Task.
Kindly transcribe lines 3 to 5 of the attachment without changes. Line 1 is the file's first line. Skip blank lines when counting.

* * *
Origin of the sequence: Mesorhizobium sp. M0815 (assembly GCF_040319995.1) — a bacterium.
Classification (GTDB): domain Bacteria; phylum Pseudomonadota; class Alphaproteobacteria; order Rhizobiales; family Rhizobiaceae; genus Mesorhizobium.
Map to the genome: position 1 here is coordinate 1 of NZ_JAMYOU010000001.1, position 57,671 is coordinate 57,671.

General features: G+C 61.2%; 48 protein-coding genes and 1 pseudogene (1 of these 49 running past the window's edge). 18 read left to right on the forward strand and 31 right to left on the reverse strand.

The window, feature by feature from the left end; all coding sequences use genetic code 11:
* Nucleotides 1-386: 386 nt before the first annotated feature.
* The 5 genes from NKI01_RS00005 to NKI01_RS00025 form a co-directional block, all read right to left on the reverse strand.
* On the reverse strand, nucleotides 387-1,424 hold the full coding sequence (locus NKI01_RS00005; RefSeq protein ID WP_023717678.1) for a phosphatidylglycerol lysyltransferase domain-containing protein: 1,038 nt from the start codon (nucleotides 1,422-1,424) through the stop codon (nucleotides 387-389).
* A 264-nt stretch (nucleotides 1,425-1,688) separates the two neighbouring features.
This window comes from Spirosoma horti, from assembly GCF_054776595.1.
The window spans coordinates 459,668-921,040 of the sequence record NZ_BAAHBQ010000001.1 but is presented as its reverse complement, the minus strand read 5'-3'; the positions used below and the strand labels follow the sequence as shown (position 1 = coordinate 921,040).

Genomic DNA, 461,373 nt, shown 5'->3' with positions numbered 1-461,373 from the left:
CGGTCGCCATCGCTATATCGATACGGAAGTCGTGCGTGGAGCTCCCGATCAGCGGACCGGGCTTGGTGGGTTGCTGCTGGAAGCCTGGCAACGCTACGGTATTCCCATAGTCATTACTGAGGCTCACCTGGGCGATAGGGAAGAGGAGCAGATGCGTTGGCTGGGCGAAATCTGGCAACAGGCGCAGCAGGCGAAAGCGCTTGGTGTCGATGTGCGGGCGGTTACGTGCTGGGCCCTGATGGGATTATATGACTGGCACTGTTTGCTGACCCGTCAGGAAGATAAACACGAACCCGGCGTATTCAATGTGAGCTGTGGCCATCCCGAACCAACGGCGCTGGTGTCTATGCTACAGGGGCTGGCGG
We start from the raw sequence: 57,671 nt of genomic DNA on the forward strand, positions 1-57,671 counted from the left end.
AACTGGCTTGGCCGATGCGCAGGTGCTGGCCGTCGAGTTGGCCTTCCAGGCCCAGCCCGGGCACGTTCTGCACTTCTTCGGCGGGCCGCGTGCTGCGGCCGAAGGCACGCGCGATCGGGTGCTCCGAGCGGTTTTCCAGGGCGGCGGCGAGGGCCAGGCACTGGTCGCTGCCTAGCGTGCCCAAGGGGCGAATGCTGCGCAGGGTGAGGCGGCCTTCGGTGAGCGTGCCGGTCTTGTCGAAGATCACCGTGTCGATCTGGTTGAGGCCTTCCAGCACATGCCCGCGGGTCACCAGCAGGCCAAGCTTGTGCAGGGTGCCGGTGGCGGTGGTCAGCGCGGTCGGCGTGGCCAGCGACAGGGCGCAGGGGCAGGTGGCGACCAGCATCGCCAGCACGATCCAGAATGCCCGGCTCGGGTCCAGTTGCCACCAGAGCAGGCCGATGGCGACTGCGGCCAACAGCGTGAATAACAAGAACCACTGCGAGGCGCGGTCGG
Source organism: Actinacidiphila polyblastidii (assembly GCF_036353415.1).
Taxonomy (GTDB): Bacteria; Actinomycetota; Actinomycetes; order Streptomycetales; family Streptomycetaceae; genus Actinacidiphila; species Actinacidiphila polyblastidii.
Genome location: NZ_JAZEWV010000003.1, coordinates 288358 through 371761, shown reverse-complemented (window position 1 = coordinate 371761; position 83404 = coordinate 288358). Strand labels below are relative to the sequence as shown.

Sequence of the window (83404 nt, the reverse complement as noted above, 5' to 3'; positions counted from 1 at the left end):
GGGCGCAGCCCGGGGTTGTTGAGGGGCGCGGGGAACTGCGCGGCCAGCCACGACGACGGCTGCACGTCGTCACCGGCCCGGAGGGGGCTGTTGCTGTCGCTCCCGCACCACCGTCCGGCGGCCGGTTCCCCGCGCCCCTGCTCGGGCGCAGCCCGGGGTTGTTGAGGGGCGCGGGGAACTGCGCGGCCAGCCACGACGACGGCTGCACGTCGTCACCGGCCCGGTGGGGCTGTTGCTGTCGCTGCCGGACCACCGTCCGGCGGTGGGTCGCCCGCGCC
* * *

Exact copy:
Map to the genome: position 1 here is coordinate 1 of NZ_JAMYOU010000001.1, position 57,671 is coordinate 57,671.

General features: G+C 61.2%; 48 protein-coding genes and 1 pseudogene (1 of these 49 running past the window's edge). 18 read left to right on the forward strand and 31 right to left on the reverse strand.

The window, feature by feature from the left end; all coding sequences use genetic code 11: